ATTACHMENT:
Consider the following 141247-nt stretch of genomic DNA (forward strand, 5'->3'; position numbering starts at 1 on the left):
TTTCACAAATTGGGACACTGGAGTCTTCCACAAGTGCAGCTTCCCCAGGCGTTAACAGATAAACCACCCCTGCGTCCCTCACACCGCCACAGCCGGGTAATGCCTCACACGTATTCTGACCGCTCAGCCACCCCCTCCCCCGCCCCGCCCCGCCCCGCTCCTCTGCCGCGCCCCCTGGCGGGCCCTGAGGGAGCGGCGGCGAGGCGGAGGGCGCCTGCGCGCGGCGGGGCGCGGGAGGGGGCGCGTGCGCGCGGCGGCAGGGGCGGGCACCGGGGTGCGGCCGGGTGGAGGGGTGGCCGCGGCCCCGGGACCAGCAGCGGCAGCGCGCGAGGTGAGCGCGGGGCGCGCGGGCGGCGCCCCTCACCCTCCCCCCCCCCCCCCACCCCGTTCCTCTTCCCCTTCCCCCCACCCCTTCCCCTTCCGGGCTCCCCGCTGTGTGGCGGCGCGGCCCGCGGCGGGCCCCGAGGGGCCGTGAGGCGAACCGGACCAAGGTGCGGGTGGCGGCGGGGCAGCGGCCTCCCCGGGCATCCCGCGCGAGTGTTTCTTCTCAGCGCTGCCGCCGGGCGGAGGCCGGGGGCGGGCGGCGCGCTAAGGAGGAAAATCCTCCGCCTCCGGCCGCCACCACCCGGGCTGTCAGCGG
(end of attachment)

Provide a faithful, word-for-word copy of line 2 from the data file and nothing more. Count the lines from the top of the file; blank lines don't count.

TTTCACAAATTGGGACACTGGAGTCTTCCACAAGTGCAGCTTCCCCAGGCGTTAACAGATAAACCACCCCTGCGTCCCTCACACCGCCACAGCCGGGTAATGCCTCACACGTATTCTGACCGCTCAGCCACCCCCTCCCCCGCCCCGCCCCGCCCCGCTCCTCTGCCGCGCCCCCTGGCGGGCCCTGAGGGAGCGGCGGCGAGGCGGAGGGCGCCTGCGCGCGGCGGGGCGCGGGAGGGGGCGCGTGCGCGCGGCGGCAGGGGCGGGCACCGGGGTGCGGCCGGGTGGAGGGGTGGCCGCGGCCCCGGGACCAGCAGCGGCAGCGCGCGAGGTGAGCGCGGGGCGCGCGGGCGGCGCCCCTCACCCTCCCCCCCCCCCCCCACCCCGTTCCTCTTCCCCTTCCCCCCACCCCTTCCCCTTCCGGGCTCCCCGCTGTGTGGCGGCGCGGCCCGCGGCGGGCCCCGAGGGGCCGTGAGGCGAACCGGACCAAGGTGCGGGTGGCGGCGGGGCAGCGGCCTCCCCGGGCATCCCGCGCGAGTGTTTCTTCTCAGCGCTGCCGCCGGGCGGAGGCCGGGGGCGGGCGGCGCGCTAAGGAGGAAAATCCTCCGCCTCCGGCCGCCACCACCCGGGCTGTCAGCGG